I’ve learned some valuable lessons over the course of 20 years working in cybersecurity, data privacy, audit, compliance and consulting. For instance, when rolling out the third-party risk management (TPRM) program at a Fortune 10 healthcare company, I discovered how critical it is to anticipate the needs of program auditors and examiners.
In fact, simplifying compliance initiatives has been a major driver behind every TPRM program I’ve been involved with, and I’ve had to navigate many hurdles along the way. Here are five of the biggest TPRM compliance pitfalls I’ve encountered, plus some advice on how overcome them.
Gathering documented evidence of controls, processes and procedures is at the heart of all compliance audits. However, when working with clients, I often find their documentation to be outdated, obsolete, and/or inconsistent with current regulations and best practices. In many cases, there is no indication of ownership, review or signoff – and evidence of required tools and techniques often isn’t appended to existing procedures. What’s worse, much of the documentation I’ve reviewed is not written well enough for new team members to take ownership when necessary.
Most TPRM programs do their best to follow regulatory requirements and industry standards, but many are out of alignment with corporate or organizational policies and standards. Examples include:
Going outside approved corporate policies exposes your organization to unnecessary risk and could result in your project not receiving the funding it needs to be successful.
Failing to measure progress toward risk objectives will slow the audit process. Take an honest look at your existing metrics. For instance, are they:
One major challenges for new TPRM programs is getting a handle on who their vendors and suppliers are. Some may be managed by the IT security team, while others are handled by procurement or another department. Not having an authoritative vendor list can bog down your TPRM project. That’s why it’s important to determine who owns and maintains your organization’s vendor inventory “Book of Record.”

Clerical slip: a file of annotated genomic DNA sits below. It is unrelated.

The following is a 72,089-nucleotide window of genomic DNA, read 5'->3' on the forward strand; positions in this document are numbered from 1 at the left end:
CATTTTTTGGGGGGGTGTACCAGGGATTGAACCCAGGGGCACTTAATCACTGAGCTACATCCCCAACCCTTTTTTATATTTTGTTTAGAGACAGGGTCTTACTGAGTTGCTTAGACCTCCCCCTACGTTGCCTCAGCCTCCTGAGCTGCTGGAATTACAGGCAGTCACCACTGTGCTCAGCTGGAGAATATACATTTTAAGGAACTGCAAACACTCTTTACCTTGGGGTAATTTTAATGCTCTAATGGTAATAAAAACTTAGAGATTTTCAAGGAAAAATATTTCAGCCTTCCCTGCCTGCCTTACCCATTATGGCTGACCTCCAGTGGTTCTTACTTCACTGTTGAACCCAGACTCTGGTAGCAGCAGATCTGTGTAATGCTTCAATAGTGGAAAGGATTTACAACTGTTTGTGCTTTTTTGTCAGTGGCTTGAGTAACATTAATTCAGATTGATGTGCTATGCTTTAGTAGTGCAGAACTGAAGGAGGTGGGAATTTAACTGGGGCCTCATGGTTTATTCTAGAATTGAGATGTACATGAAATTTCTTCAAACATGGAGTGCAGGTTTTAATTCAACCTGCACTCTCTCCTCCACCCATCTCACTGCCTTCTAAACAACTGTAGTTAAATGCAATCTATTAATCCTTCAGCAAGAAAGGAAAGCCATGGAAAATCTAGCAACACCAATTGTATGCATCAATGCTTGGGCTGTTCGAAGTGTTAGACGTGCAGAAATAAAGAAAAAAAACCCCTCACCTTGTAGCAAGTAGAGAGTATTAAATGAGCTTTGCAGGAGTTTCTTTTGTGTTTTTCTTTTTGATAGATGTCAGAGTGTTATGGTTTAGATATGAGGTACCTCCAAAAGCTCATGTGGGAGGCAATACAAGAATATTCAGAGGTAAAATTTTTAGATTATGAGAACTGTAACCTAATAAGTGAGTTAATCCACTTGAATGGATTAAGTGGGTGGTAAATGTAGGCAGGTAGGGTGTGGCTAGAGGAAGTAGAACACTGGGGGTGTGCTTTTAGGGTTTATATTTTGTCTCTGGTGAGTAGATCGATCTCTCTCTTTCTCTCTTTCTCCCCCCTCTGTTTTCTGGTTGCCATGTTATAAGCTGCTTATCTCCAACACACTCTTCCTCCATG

Ensure your TPRM policy documentation either reflects your group’s ownership or references the owner’s policy. Also, periodically sync up with any teams involved in maintaining vendor inventories, such as sourcing/procurement, business owners, legal and (as a last resort) accounts payable.
Too many TPRM programs operate in reactive mode and are constantly on their heels. This is a culmination of the previous four compliance mistakes, where programs lack documentation, policies, metrics and/or a central vendor inventory. Taking a more proactive approach to TPRM compliance will streamline your operations, enable you to update documentation as changes are made, and open the lines of communication with stakeholders around metrics and other program needs.
Here are four tips for taking a more proactive approach to TPRM compliance:
Your TPRM solution should enable you (and your vendors) to upload documentation, policies, evidence, etc. to centralized vendor profiles. It should also be able to scan documentation for keywords to determine evidence suitability. If a scan reports a low level of adherence, then your TPRM solution should enable you to automatically request additional or updated documentation from the vendor.
When establishing or refining your third-party risk management program, consider formalizing the following:
Each of these items is critical to building a comprehensive TPRM program plan that can withstand auditor scrutiny.
KPI/KRI areas to consider include:
Prevalent has a KPI/KRI eBook that enumerates 25 of the most important metrics that you should consider in your TPRM program.
Your TPRM solution should enable you to create a vendor inventory by either uploading a spreadsheet containing profile information or using an API connection to an existing procurement or accounts payable solution. As you onboard third parties into your central inventory, build profiles that include demographic information, beneficial ownership, 4th-party technologies, ESG scores, recent business and reputational insights, data breach history, recent regulatory findings, and financial performance. Having this information in a single location will make all other TPRM processes immensely easier.
For more tips on strengthening your TPRM program and improving your readiness for the next audit, check out my on-demand webinar with Prevalent, The Top Third-Party Risk Management Compliance Mistakes.